Southerners pride ourselves on our food, our accents and our upbringing. We love Jesus . . . but we cuss a little and our mamas taught us that pearls are always in style. When you cross the Mason-Dixon line, it’s like crossing into another world. Our words are long and days are longer. Our tea is always sweeter than it needs to be and our Mama’s sayings stick with us well into adulthood. Here are 15 phrases I learned from my Southern mama:
1.) You catch more flies with honey than with vinegar.
You’re more likely to get your way by being sweet than throwing a hissy fit (temper tantrum).
2.) Pretty is as pretty does.
It’s how you look on the inside that matters.
3.) It’ll all come out in the wash.
Eventually, everything is going to turn out alright.
4.) Don’t be ugly.
Don’t be rude / disrespectful
5.) You can’t ride 2 horses with one ass, Sweetheart.
It’s never worth trying to be someone you aren’t.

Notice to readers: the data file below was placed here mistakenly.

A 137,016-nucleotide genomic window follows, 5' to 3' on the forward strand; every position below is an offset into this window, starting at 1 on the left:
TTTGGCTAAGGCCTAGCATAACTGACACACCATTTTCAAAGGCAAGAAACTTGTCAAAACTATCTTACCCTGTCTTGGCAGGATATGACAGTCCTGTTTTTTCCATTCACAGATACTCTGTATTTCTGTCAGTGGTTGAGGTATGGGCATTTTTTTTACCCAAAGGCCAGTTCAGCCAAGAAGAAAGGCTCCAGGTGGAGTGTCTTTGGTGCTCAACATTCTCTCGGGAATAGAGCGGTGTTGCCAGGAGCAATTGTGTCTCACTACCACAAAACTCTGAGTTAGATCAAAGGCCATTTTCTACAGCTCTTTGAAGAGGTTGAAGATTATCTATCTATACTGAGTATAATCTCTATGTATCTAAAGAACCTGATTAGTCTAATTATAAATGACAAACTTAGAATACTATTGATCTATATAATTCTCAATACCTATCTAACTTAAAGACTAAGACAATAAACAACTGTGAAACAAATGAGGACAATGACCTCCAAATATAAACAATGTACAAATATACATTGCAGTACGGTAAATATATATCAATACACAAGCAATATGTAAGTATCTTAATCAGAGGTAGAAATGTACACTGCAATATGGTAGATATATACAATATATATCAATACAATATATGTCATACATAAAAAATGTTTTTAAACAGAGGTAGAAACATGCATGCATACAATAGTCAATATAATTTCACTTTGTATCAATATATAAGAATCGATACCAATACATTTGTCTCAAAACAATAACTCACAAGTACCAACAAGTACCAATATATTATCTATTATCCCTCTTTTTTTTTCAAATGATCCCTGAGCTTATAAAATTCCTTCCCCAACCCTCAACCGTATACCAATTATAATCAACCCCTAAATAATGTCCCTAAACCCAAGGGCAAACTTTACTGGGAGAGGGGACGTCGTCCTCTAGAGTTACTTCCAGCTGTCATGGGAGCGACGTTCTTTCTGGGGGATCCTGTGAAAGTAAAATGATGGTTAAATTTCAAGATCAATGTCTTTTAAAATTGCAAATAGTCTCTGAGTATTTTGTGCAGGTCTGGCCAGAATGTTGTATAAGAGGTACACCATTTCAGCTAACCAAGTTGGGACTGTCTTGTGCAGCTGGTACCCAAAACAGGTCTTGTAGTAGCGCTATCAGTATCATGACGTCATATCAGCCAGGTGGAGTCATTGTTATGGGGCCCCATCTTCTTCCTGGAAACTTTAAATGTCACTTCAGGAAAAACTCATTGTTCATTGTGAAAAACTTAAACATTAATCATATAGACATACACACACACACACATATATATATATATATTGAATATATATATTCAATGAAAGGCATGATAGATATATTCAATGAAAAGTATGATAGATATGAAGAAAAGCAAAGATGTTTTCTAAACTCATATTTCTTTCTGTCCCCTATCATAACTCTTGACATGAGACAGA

6.) Don’t count your chickens before they hatch.
Don’t assume something is going to turn out the way you want it to . . . until it does.
7.) Pretty as a peach / Pretty as a magnolia in May.
If you get this compliment, you’re a 10. We Southerners pride ourselves on having some of the prettiest peach and magnolia trees worldwide.
8.) Madder than an ol’ wet hen.
Get out. Run. Mama’s about to go off.
9.) You’re getting too big for your britches.
You’ve been sass-mouthin’ a little too much, actin’ a little too grown and Mama’s patience is wearing thin.
10.) Down the road / Over yonder
These two expressions are the reason a Southerner’s directions are so hard to comprehend. Down the road could be an hour away. Over yonder could be the next town over. Ya’ just never know with us.
11.) Livin’ in high cotton.
A phrase used to describe people who are living ‘well off’. A.k.a. Rich folks.
12.) Bless your heart.
Mama’s ‘polite’ way of calling you ignorant.
13.) I declare / I s’wanee
A southern lady never swears. We just say one of these, instead.
14.) Fixin’ to . . .
Our way of saying “going to”.
Example: I’m fixin’ to fry up some okra.
15.) I’ll give you something to cry about.
Does this even need an explanation?
Were you raised by a down-home, God-fearin’, Southern mama? What were some of her expressions that stuck with you?
Are you visiting from elsewhere and can’t make heads or tails of our euphemisms? What expressions have you heard that made you feel like you needed a translator?
F.Y.I. – I married a Maine man. If we can understand each other, you’re golden!